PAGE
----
Yoichi Ohira - Design New York Wednesday, December 9, 2020 | Phillips

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    • Provenance

      Barry Friedman, Ltd., New York, acquired directly from the artist
      Private collection, New York
      Acquired from the above
      Tom and Karen Guarriello, Connecticut
      Acquired from the above by the present owner

    • Exhibited

      "Venezia Aperto Vetro 1998: International New Glass,” Palazzo Ducale, Venice, October 16, 1998-January 16, 1999
      "Yoichi Ohira: A Phenomenon in Glass: A Retrospective Exhibition," Barry Friedman Ltd., New York, September 19-November 9, 2002

    • Literature

      Rosa Barovier Mentasti, William Warmus and Suzanne Frantz, Yoichi Ohira: A Phenomenon in Glass, New York, 2002, illustrated pp. 141, 376
      Barry Friedman, Janet Koplos and Jean-Luc Olivié, et al., Venice. 3 Visions in Glass: Cristiano Bianchin, Yoichi Ohira, Laura de Santillana, New York, 2009, illustrated pp. 191, 430

    • Artist Biography

      Yoichi Ohira

      Japanese • 1946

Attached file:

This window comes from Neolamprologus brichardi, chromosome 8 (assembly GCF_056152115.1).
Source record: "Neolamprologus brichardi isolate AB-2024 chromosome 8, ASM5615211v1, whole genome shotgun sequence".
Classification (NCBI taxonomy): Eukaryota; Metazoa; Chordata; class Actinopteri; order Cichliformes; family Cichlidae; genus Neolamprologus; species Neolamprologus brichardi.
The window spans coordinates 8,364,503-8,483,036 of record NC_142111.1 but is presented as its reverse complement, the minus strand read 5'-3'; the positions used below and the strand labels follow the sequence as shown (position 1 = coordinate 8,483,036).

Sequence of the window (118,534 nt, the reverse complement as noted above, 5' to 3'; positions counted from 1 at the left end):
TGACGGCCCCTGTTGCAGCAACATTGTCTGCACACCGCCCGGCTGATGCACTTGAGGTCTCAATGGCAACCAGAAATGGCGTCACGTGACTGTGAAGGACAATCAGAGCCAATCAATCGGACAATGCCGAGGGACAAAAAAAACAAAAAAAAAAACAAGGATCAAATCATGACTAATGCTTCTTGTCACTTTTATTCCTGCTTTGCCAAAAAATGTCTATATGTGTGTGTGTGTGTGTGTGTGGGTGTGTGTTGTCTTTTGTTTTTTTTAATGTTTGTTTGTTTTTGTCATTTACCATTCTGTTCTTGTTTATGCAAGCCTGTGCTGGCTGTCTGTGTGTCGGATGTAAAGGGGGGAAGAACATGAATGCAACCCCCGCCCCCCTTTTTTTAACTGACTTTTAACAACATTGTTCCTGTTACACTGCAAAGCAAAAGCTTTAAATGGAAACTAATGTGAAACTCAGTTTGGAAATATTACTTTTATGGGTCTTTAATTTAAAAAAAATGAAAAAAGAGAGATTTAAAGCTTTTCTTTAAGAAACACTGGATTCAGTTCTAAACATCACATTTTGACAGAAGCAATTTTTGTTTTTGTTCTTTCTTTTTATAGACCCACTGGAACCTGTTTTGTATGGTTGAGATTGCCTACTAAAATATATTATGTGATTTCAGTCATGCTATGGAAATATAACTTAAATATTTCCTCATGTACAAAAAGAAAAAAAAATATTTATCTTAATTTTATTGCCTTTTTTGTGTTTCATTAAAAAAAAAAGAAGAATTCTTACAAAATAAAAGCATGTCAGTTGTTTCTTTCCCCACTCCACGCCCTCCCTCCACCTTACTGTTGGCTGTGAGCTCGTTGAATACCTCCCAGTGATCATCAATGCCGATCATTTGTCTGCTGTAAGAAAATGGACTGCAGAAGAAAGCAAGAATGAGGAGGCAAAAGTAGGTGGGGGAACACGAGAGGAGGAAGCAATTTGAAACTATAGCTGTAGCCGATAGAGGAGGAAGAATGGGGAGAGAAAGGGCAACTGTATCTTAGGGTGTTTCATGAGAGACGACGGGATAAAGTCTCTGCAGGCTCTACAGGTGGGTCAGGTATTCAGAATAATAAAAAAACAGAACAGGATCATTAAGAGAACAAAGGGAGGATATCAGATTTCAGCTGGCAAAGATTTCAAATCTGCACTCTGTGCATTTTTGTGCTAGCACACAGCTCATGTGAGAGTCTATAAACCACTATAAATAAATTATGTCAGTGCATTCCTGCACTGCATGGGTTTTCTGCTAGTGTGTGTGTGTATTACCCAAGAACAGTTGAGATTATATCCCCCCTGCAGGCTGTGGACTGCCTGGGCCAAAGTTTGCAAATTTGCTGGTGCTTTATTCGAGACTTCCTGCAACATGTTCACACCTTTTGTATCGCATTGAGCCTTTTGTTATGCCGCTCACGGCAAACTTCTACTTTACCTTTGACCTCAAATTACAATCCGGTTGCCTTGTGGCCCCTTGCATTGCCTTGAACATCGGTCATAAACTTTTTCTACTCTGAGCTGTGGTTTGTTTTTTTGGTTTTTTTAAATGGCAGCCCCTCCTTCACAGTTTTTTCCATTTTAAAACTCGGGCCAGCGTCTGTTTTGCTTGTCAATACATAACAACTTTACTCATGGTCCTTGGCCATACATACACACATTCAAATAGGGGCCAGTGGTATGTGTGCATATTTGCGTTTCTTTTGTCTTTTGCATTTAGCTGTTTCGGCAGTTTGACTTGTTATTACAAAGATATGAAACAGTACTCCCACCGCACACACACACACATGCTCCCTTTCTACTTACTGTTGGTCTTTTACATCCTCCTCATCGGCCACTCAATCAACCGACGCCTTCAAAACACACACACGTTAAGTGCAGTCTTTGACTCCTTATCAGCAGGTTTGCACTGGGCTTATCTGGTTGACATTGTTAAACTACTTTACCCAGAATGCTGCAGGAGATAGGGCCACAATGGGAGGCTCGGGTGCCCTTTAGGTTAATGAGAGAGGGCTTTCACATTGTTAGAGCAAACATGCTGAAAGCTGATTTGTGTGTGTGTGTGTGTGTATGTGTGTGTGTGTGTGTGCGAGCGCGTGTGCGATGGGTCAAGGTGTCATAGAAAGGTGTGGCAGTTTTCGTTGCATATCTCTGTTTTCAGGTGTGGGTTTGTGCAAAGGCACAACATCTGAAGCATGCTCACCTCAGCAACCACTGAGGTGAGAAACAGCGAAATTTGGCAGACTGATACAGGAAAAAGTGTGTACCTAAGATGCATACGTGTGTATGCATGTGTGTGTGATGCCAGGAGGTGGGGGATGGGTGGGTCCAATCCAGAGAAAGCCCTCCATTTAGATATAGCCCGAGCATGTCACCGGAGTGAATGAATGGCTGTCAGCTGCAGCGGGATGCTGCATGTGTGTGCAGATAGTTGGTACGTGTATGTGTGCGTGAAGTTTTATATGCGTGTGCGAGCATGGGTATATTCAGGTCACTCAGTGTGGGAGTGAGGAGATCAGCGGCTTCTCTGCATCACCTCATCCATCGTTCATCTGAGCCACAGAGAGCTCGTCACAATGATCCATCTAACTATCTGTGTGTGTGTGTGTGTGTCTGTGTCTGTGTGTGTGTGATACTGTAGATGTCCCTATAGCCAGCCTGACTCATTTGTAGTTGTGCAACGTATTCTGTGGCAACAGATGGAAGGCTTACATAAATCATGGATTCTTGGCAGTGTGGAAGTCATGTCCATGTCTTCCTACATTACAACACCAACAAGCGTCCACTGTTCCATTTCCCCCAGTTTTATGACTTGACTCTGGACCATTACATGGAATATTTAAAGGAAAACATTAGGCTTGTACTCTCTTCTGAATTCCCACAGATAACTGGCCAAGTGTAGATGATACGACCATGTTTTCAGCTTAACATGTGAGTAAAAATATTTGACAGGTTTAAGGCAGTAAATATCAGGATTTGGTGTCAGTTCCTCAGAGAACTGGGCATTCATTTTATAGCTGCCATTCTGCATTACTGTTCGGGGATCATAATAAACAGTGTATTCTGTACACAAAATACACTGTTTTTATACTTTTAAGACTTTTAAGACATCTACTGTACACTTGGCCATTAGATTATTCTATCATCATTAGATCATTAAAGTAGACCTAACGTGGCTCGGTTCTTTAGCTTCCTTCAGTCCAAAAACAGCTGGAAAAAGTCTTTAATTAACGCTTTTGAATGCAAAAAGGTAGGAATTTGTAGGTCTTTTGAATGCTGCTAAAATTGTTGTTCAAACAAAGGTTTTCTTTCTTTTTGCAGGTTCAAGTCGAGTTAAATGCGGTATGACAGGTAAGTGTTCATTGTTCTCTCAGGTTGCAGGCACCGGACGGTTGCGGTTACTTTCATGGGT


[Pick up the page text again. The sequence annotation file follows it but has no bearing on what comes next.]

Glass art – hard, fragile, cold and often heavy – is not typically designed to be handled. Yoichi Ohira's luminous blown glass vessels, however, offer an exception to this trend. They are small and light enough to be turned in one's hands like a Wunderkammer specimen, inviting the viewer to admire his abstracted design vocabulary of gemstones, polished ivory, veined rocks, shimmering water, agate, moss and lichens. Ohira has been compared to Emile Gallé for his ability to emulate the natural world in glass. Comparisons may also be drawn to Jean Dunand's bronze vessels, Japanese rokusho patina and Otto Natzler's volcanic glazes – an impressive range of media to be translated into glass.

      Yoichi Ohira graduated from the Kuwasawa Design School, Tokyo in 1969. Shortly thereafter he took up a glassblowing apprenticeship at the Kagami Crystal Company, Ltd. In 1973 Ohira moved to Venice to study at the Accademia di Belle Arti; he graduated in 1978 earning the highest possible grade for his thesis, "The Aesthetics of Glass." In the late 1980s Ohira began collaborating with Murano glassmakers, earning the "Premio Selezione" of the Premio Murano in 1987.

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"Foglie Autunnali" vase

Hand-blown glass canes with inciso surfaces.
9 1/2 in. (24.1 cm) high
Executed by Livio Serena, master glassblower, and Giacomo Barbini, master cutter and grinder, Murano, Italy. Underside incised Yoichi Ohira/m° L. Serena/m° G. Barbini/1 / 1 unico/murano/1999/Friday 29-10 and with artist's cipher.

Full Cataloguing

$10,000 - 15,000 

Sold for $12,600

Contact Specialist

+1 212 940 1265


New York Auction 9 December 2020